North Wind, selfish and mean, sent ravens to taunt Grandmother after he killed her son and the rest of the South Wind people. He had the ravens defecate on Grandmother's face, and she sobbed and sobbed, her tears turning to ice.

When Storm Wind, born after his mother escaped North Wind's massacre, grew into a man, he came to find his Grandmother. Together, they broke the ice trap North Wind built to keep salmon from traveling upriver. The men fought; the younger proved stronger and drove North Wind out of this land.

Farther downriver from the hill, behind two Boeing buildings, there's a rock shelf — the remnants of the ice trap North Wind built across the Duwamish to block salmon, starving upstream people.

"The people who lived here thousands of years ago knew it was important and created a story so people would remember this landmark," said Vi Hilbert, an elder of the Skagit Tribe who recently visited the Tukwila hill. "The story reflects that, for thousands of years, it was buried under water and then buried under ice."

Six versions of the story told by tribal elders were recorded by Arthur Ballard in his book, "Mythology of Southern Puget Sound," first published in 1929.

Ethnography pioneer Thomas Talbot Waterman, who collected thousands of Puget Sound place names from elders in the 1910s and '20s, also refers to the hill in his unpublished manuscript that's now housed in the UW archives.

"This is as ancient as you can get, and Grandmother's house is the cosmic center for the Duwamish people," said Jay Miller, a Seattle-based anthropologist who has studied numerous North American cultures.

Not only does the story accurately reflect the geology of the land, it's embedded with teachings, he said. For instance, the ice trap created by North Wind stretched across the river.

"It was selfish and mean-spirited and starved people who lived further upstream," said Miller, noting native fishing weirs — sophisticated, fence-like traps — never went all the way across a river so fish could swim around them.

Though the Duwamish and Muckleshoot tribes support preservation efforts — for this hill and other sacred sites clustered in Tukwila — neither has the money to buy the property.

Property not developed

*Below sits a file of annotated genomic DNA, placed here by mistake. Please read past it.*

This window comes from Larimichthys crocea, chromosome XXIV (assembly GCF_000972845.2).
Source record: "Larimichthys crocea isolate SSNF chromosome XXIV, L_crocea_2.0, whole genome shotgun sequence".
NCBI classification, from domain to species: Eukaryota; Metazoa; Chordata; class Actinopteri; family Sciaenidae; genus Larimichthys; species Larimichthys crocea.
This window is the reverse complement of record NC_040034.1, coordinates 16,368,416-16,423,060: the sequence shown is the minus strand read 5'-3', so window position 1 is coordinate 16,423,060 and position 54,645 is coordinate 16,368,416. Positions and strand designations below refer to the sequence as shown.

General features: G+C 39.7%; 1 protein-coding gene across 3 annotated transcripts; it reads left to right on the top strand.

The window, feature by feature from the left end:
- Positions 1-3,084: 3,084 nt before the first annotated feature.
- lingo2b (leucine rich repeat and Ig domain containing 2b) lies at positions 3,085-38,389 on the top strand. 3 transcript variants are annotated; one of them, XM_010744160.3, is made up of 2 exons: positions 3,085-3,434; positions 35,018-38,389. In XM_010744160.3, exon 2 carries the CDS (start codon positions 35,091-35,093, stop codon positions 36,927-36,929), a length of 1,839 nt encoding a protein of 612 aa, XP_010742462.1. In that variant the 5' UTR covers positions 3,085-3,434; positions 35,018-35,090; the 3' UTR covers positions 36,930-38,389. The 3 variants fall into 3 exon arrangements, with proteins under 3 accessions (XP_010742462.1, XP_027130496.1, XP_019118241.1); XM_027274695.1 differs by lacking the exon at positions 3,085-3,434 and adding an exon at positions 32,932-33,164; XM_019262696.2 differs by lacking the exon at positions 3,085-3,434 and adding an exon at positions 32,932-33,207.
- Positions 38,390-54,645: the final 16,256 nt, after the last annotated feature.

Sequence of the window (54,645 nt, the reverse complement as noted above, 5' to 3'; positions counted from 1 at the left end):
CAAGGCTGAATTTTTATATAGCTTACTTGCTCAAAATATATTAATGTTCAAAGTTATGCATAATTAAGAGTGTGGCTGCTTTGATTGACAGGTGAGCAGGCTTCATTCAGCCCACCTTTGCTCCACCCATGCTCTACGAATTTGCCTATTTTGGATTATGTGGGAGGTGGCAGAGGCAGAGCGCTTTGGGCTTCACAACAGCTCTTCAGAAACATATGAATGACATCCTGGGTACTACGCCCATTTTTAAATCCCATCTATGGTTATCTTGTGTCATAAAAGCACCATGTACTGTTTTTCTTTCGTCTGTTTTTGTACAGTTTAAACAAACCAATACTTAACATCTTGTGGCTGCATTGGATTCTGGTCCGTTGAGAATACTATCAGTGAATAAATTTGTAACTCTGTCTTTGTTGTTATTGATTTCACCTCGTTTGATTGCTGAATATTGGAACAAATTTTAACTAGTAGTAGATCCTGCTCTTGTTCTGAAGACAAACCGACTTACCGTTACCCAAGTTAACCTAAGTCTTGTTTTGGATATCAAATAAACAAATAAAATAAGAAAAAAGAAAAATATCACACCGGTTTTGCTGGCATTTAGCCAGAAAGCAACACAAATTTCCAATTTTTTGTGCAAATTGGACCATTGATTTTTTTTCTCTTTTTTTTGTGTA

Part of the hill was blasted in the early 1960s when a previous owner had dreams of making millions selling rock for Interstate 5's construction, said Tony Carosino, a third-generation resident of the area. But the rock was little more than hardened sandy loam that easily crumbled.

The property, annexed from King County by Tukwila in 1989, hasn't been developed because it's impossible to build without leveling the mound. A dozen years ago, the current owners applied for grading permits but gave up after a year.

When signs went up 10 months ago notifying residents of the new proposal, Georgina Kerr, who lives across the river from the site, worked with neighbors to notify local tribes, contact city officials and solicit signatures for a petition. She also got the Cascade Land Conservancy involved. The conservancy is a nonprofit organization that's preserved 7,500 acres of green space in King, Pierce and Snohomish counties.

Cascade officials verified they've held informal talks with the owners but declined comment on the substance of their discussions. "It's a project that has merit and one we're looking at," said conservancy president Gene Duvernoy.

Coming up with the cash to buy the property along with a smaller, adjacent parcel — listed last year for $90,000 — could be the greatest challenge. The hill is valued at $836,200, according to the King County Assessor's Office.

Bellevue-based Opus Northwest, the regional arm of one of the country's largest real-estate developers, was willing to pay $1.6 million until backing out of the deal a few weeks ago "because they thought the hurdles to development were beyond what they wanted to take on," said Spiers, the White family's assets manager.

Before permits can be issued, city officials need to assess the effects of noise, dust and truck traffic as well as historical and cultural implications, said Steve Lancaster, Tukwila's director of community development.

But according to City Councilwoman Pamela Linder, the city doesn't have money in its parks budget to buy the property.

Still, Kerr and her neighbors are convinced preservation is in the neighborhood's best interest.

"I think there's a feeling that permeates from this hill that just makes you feel calm inside," said Kerr, following a well-worn path up the hill's east side.

Helen Dingle, 86, moved to the area with her late husband in the early 1940s. She used to make jam from the hill's blackberries, and her daughters played there, searching for arrowheads and fossils.

"I sure don't want 'em coming here and dynamiting our hill," she said. "This whole hill is full of Indians, and you can feel it when you go up. They're all good spirits."

Sara Jean Green can be reached at 206-515-5654 or at sgreen@seattletimes.com.